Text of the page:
anonymous asked:

Trying to be scientifically accurate in sci-fi is a sucker's game. Just like how you had authors making the piltdown man plot critical, there's stuff now I'm sure will have been found to be based on discredited theories in the future, cuz science is always moving. Space-fantasy like Star Wars will always be timeless because of how generic all the "science" is. Well, for the original trilogy anyway. Don't get me started on the legion of tech manuals and expanded universe stuff...

Using the term “hard scifi” to talk about scifi that emphasizes plausibility and extrapolation is maybe one of the greatest public relations and publicity failures of all time. The name implies a lot of things, all of which are bad, and very few of which are actually true.

Sure, there are bad examples of hard scifi – there are lots of unreadable scifi stories about “two engineers discussing relativity as they get sucked down a black hole,” as Cory Doctorow put it. Then again, there are lots of bad examples of steampunk stories, romance stories, any kind of story you can name.

It can, though, be done well…and some writers do very interesting things with it. These kinds of stories don’t have to be intimidating…the whole point of a story is that you learn as you go. If a science writer wanted to be intimidating, they would be doing something other than writing a novel.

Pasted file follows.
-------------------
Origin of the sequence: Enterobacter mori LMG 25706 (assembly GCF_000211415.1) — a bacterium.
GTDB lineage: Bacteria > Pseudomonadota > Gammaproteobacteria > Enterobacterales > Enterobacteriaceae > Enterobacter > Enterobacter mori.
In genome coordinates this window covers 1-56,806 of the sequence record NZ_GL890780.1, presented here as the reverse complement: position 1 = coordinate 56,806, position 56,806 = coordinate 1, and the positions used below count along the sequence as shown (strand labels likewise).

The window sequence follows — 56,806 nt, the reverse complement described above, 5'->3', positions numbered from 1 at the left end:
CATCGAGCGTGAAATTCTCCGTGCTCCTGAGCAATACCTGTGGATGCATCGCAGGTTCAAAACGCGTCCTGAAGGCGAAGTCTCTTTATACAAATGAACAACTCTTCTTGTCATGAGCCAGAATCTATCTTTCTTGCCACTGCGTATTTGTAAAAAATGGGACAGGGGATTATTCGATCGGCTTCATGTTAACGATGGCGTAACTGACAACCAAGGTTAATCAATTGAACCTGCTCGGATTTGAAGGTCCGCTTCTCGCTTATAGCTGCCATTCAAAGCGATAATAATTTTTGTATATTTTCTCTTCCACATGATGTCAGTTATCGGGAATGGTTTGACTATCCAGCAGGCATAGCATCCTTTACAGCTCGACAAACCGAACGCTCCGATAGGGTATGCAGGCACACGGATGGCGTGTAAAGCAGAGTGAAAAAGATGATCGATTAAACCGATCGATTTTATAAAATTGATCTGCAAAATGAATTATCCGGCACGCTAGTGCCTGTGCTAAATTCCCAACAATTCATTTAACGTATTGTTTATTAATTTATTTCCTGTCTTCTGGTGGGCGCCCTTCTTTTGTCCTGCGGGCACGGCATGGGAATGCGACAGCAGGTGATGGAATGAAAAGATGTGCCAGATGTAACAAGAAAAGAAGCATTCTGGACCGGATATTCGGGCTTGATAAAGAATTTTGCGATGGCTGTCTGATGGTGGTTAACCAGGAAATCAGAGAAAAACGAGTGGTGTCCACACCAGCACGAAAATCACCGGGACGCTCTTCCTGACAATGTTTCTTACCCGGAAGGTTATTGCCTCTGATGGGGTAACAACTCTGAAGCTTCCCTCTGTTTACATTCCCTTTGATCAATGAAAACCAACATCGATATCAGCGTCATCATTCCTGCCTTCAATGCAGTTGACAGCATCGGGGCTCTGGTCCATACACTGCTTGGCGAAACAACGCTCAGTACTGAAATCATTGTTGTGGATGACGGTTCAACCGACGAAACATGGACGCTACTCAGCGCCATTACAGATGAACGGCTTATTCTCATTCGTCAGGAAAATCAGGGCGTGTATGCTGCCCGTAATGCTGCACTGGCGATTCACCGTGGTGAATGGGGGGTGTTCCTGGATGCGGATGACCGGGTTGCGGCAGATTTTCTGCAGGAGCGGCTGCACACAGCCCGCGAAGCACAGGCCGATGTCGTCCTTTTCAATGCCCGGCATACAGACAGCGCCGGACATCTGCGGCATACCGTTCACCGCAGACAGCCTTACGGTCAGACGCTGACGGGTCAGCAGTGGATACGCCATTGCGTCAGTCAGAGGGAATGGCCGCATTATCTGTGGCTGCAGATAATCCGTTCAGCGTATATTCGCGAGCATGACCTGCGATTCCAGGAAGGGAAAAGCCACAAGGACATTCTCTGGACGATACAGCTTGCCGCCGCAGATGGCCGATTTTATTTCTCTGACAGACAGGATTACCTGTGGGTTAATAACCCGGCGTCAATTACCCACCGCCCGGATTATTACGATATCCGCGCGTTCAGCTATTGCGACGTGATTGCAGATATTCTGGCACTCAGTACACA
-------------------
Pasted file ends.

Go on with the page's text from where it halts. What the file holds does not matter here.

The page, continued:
The appeal of scifi that has an element of plausibility is that it activates the same part of your brain that lights up when you enjoy detective novels, the logical reasoning portion Forrest Ackerman, one of the founders of modern fandom in the 1930s, once said that if science fiction never existed, he would be a fan of detective novels, because the same processes are at work in both.

Here’s a few recommendations if “talky, techy” scifi that could really happen is more your bag, and might even change your mind about that entire field if you give them a chance:

Dragon’s Egg by Robert L. Forward. This story is about human explorers who find a planet orbiting a neutron star, which has a gravity 67 billion times that of earth, and the sesame seed sized inhabitants bound by the strong-force rather than the weak force, who see only in ultraviolet and x-ray light, and who’s lives are incredibly sped up by time dialation…their entire civilization, from a human point of view, lasts an entire month, and they worship our spacecraft as a divine artifact. By the start of the month, they are stone age, by the end, they have technology far in advance of earth and try to communicate with us slow-lived beings.